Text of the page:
and a very different being from the Sancho described in the First Part
of your master's history."

"God forgive him," said Sancho; "he might have left me in my
corner without troubling his head about me; 'let him who knows how
ring the bells; 'Saint Peter is very well in Rome.'"

The two gentlemen pressed Don Quixote to come into their room and
have supper with them, as they knew very well there was nothing in
that inn fit for one of his sort. Don Quixote, who was always
polite, yielded to their request and supped with them. Sancho stayed
behind with the stew. and invested with plenary delegated authority
seated himself at the head of the table, and the landlord sat down
with him, for he was no less fond of cow-heel and calves' feet than
Sancho was.

While at supper Don Juan asked Don Quixote what news he had of the
lady Dulcinea del Toboso, was she married, had she been brought to
bed, or was she with child, or did she in maidenhood, still preserving
her modesty and delicacy, cherish the remembrance of the tender
passion of Senor Don Quixote?

To this he replied, "Dulcinea is a maiden still, and my passion more
firmly rooted than ever, our intercourse unsatisfactory as before, and
her beauty transformed into that of a foul country wench;" and then he
proceeded to give them a full and particular account of the
enchantment of Dulcinea, and of what had happened him in the cave of
Montesinos, together with what the sage Merlin had prescribed for
her disenchantment, namely the scourging of Sancho.

Exceedingly great was the amusement the two gentlemen derived from
hearing Don Quixote recount the strange incidents of his history;
and if they were amazed by his absurdities they were equally amazed by
the elegant style in which he delivered them. On the one hand they
regarded him as a man of wit and sense, and on the other he seemed
to them a maundering blockhead, and they could not make up their minds
whereabouts between wisdom and folly they ought to place him.

Sancho having finished his supper, and left the landlord in the X
condition, repaired to the room where his master was, and as he came
in said, "May I die, sirs, if the author of this book your worships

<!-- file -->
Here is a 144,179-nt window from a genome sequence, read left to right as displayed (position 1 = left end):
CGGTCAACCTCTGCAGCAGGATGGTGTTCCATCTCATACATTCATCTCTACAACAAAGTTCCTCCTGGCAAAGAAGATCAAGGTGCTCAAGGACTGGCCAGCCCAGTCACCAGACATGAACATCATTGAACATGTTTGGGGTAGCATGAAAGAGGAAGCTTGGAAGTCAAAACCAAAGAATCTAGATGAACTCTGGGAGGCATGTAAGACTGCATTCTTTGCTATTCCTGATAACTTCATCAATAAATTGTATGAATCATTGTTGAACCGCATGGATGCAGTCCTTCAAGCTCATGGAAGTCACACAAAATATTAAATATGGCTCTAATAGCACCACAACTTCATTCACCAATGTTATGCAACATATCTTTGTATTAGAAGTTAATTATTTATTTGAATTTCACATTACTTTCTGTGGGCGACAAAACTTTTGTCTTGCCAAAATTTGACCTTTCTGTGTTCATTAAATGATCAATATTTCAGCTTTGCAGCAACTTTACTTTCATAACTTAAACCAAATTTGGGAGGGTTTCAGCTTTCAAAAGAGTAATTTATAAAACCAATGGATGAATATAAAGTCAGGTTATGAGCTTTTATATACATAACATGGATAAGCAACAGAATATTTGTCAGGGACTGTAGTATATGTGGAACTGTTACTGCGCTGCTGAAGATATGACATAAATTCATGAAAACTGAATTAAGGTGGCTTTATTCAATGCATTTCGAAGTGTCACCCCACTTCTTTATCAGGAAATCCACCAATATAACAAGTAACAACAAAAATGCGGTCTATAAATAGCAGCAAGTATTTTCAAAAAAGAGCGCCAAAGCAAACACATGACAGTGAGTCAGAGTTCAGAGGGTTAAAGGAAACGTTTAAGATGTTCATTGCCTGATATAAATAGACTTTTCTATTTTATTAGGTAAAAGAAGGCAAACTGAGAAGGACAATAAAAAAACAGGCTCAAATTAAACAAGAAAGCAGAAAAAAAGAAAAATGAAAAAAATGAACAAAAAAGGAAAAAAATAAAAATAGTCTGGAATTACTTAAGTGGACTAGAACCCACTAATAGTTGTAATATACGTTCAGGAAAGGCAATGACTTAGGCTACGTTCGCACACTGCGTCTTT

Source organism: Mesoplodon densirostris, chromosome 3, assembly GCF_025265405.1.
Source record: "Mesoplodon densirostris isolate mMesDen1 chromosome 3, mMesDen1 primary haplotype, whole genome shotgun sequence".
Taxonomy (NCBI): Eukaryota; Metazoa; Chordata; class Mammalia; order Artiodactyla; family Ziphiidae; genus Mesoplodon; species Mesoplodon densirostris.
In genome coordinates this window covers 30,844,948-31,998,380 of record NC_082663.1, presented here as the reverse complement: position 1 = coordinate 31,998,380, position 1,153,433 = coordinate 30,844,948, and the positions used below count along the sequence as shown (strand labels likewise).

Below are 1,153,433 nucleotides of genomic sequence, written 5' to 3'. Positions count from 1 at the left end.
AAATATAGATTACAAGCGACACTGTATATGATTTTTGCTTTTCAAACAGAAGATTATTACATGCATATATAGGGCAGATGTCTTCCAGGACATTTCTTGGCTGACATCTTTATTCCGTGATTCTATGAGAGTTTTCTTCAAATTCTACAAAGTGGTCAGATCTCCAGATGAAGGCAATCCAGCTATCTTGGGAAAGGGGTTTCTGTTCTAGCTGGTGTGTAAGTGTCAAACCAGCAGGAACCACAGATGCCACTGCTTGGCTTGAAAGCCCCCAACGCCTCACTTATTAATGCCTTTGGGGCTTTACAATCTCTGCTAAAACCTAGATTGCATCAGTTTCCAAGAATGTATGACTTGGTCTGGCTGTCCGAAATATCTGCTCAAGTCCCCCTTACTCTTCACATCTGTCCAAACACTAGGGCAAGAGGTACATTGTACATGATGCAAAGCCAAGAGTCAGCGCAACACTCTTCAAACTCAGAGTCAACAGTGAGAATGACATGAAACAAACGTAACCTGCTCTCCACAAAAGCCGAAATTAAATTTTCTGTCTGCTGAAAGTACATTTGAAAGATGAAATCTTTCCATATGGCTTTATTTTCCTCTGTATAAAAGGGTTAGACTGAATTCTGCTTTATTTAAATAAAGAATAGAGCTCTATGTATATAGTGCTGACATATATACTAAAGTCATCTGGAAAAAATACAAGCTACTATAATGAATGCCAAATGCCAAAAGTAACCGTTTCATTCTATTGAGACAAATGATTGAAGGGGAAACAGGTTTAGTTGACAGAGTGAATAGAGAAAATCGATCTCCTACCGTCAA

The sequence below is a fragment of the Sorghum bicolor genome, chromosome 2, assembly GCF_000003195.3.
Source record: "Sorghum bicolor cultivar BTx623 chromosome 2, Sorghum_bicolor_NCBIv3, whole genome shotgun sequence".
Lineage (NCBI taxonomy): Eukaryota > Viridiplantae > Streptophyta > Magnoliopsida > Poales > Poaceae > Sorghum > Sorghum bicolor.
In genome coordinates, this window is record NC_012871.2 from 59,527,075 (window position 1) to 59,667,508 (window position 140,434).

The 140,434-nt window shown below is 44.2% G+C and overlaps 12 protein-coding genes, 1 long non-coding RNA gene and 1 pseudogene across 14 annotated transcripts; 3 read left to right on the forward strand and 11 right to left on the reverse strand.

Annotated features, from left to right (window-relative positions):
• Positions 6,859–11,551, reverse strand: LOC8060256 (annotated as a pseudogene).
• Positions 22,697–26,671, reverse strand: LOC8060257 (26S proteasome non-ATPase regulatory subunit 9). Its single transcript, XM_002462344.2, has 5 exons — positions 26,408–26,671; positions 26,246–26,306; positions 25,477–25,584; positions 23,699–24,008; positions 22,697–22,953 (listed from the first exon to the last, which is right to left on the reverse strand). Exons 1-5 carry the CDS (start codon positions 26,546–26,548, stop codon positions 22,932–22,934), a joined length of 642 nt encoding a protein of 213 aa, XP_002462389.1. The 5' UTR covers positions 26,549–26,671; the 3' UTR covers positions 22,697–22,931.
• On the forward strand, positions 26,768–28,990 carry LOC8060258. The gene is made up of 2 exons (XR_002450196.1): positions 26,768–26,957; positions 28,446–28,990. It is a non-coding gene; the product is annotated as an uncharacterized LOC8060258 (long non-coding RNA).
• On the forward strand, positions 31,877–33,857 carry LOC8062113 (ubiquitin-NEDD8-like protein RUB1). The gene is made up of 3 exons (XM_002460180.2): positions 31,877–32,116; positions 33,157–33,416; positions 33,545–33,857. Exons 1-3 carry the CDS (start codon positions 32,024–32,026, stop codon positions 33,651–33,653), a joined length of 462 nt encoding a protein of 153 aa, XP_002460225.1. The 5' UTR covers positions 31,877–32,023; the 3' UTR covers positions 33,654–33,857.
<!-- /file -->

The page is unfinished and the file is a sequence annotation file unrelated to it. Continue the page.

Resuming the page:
have got has any mind that we should agree; as he calls me glutton
(according to what your worships say) I wish he may not call me
drunkard too."

"But he does," said Don Jeronimo; "I cannot remember, however, in
what way, though I know his words are offensive, and what is more,
lying, as I can see plainly by the physiognomy of the worthy Sancho
before me."

"Believe me," said Sancho, "the Sancho and the Don Quixote of this
history must be different persons from those that appear in the one
Cide Hamete Benengeli wrote, who are ourselves; my master valiant,
wise, and true in love, and I simple, droll, and neither glutton nor
drunkard."

"I believe it," said Don Juan; "and were it possible, an order
should be issued that no one should have the presumption to deal
with anything relating to Don Quixote, save his original author Cide
Hamete; just as Alexander commanded that no one should presume to
paint his portrait save Apelles."

"Let him who will paint me," said Don Quixote; "but let him not
abuse me; for patience will often break down when they heap insults
upon it."

"None can be offered to Senor Don Quixote," said Don Juan, "that
he himself will not be able to avenge, if he does not ward it off with
the shield of his patience, which, I take it, is great and strong."

A considerable portion of the night passed in conversation of this
sort, and though Don Juan wished Don Quixote to read more of the
book to see what it was all about, he was not to be prevailed upon,
saying that he treated it as read and pronounced it utterly silly;
and, if by any chance it should come to its author's ears that he
had it in his hand, he did not want him to flatter himself with the
idea that he had read it; for our thoughts, and still more our eyes,
should keep themselves aloof from what is obscene and filthy.

They asked him whither he meant to direct his steps. He replied,
to Saragossa, to take part in the harness jousts which were held in
that city every year. Don Juan told him that the new history described
how Don Quixote, let him be who he might, took part there in a tilting
at the ring, utterly devoid of invention, poor in mottoes, very poor
in costume, though rich in sillinesses.

"For that very reason," said Don Quixote, "I will not set foot in
Saragossa; and by that means I shall expose to the world the lie of
this new history writer, and people will see that I am not the Don
Quixote he speaks of."

"You will do quite right," said Don Jeronimo; "and there are other
jousts at Barcelona in which Senor Don Quixote may display his
prowess."

"That is what I mean to do," said Don Quixote; "and as it is now
time, I pray your worships to give me leave to retire to bed, and to
place and retain me among the number of your greatest friends and
servants."

"And me too," said Sancho; "maybe I'll be good for something."

With this they exchanged farewells, and Don Quixote and Sancho
retired to their room, leaving Don Juan and Don Jeronimo amazed to see
the medley he made of his good sense and his craziness; and they
felt thoroughly convinced that these, and not those their Aragonese
author described, were the genuine Don Quixote and Sancho. Don Quixote
rose betimes, and bade adieu to his hosts by knocking at the partition
of the other room. Sancho paid the landlord magnificently, and
recommended him either to say less about the providing of his inn or
to keep it better provided.




Don Quixote by Migeul de Cervantes
Category:
Romance Literature - Spanish